To garner domestic resource

Dr Fahmida Khatun

Photo: A.M.Ahad / Drik news

The context
Domestic resource mobilization has taken centre stage during the 1990s in view of the declined flow of foreign aid to the developing countries. As opposed to an unsustainable development path through reliance on resource from external sources domestic resource mobilization can lead towards a self-sustaining development. Several reasons have been put forward in favour of this logic. First, domestic resources provide a predictability of resource flow to make allocations for the medium term fiscal planning in a country. As poor countries tend to rely on foreign aid they also have to face the impact of volatility and uncertainty in aid flows which creates difficulty in their budget management. Even countries which have graduated themselves from aid dependent to trade dependent countries may also face such volatility and unpredictability. Second, adequate domestic resources create fiscal space for the country to prioritise its spending in line with the policy priorities and political commitments. It also gives flexibility as opposed to conditionalities of aid. Third, the need for broadening the tax base as a source of domestic resource mobilization in the country is important also because of the fact that in order to attract foreign investment countries have to provide generous tax incentives to foreign investors to be competitive in the global market. The reduction in corporate tax necessitates resource generation through the broadening of tax net. Fourth, domestic resource mobilisation through taxation is crucial for creating the sense of participation among people in the development process of the country. This can in turn act as a mechanism to create pressure on the public representatives to be accountable and transparent on the use of resources.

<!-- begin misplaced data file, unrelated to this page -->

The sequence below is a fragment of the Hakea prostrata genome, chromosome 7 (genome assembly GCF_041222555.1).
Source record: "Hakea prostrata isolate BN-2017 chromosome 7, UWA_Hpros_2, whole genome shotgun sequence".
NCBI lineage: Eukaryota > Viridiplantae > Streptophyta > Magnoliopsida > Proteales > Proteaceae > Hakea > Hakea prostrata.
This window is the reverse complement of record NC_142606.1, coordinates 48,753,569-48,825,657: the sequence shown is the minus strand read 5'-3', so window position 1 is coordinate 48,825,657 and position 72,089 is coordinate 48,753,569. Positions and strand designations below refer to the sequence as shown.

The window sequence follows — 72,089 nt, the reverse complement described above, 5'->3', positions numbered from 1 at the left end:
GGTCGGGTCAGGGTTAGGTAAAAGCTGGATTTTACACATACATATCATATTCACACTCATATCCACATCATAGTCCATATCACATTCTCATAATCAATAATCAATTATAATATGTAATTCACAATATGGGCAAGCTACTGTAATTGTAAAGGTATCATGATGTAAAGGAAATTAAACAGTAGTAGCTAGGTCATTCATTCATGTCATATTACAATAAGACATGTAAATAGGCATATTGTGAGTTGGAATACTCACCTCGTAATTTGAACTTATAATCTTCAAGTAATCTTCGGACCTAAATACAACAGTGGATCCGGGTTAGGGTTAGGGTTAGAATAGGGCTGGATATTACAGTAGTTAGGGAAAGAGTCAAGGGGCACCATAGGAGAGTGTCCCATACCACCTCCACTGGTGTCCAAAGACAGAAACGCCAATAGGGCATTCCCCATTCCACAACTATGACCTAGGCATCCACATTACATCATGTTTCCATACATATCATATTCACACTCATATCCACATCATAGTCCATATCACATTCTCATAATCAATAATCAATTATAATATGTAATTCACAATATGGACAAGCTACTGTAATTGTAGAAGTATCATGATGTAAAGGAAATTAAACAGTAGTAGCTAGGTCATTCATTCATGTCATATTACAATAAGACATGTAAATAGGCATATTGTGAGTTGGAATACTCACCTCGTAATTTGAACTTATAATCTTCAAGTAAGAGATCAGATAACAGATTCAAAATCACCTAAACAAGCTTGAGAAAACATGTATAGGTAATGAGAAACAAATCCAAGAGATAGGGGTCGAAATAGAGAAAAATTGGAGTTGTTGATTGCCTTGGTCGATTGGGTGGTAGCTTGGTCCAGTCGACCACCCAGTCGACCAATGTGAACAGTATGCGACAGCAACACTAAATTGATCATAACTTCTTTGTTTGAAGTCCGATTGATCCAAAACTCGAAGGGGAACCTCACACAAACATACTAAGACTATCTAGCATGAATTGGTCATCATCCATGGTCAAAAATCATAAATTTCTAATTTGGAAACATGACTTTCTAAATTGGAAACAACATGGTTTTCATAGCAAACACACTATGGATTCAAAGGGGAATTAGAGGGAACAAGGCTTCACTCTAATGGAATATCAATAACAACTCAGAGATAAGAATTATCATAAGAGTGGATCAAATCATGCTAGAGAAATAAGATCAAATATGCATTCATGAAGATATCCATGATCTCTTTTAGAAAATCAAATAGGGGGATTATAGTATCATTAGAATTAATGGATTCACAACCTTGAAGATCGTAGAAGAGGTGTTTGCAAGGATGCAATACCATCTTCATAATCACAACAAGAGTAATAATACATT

The above arguments in favour of domestic resource mobilization are also applicable for Bangladesh to a large extent. Bangladesh has been enjoying a steady economic growth and notable improvements in social indicators. With a relatively sound macroeconomic management the country has been able achieve the growth of Gross Domestic Product (GDP) at an average rate of 5.8 percent during the past decade. In the past three years GDP growth rate averaged at 5.9 per annum percent. The per capita income has risen to USD 684 in 2010 from USD 334 in 2000. Other major economic indicators such as inflation, export earnings, foreign exchange reserve and domestic debt have been more or less within a reasonable grip. A robust GDP growth and positive macroeconomic fundamentals have contributed to poverty reduction during the past decade. According to the Household Income and Expenditure Survey (HIES) of the Bangladesh Bureau of Statistics (BBS) poverty rate fell from 56.6 percent in 1991-92 to 40.0 percent in 2005. Though growing inequality has emerged as a major concern since income accruing to top 5 percent of the households was 20.85 times higher compared to that of bottom 5 percent households in the HIES of 2005 the pace of poverty reduction has been faster during the recent past. If poverty reduced by 1 percent per annum in the 1990s, the rate of poverty reduction accelerated between 2000 and 2005.

Bangladesh has also reduced its dependency on foreign aid by a remarkable rate since its independence. In 2010 the share of overseas development assistance (ODA) in GDP has declined to 2.2 per cent from 5.8 percent in 1981. When compared with the Annual Development Programme (ADP) the share of ODA is set to be around 41 in FY11 compared to 53.2 percent in FY2000. Albeit an impressive economic growth the country suffers from an imbalance between the public expenditure and revenue, among many other shortcomings of the economy. Over the years fiscal deficits have increased, from an average of 3 percent of GDP per annum in the 1980s to about 5 percent in the 1990s and 2000s. The imbalance has led the country to reply on borrowing from both internal and external sources to meet up its public expenditure requirements.

Photo: Wahid Adnan / drik News

Fiscal deficits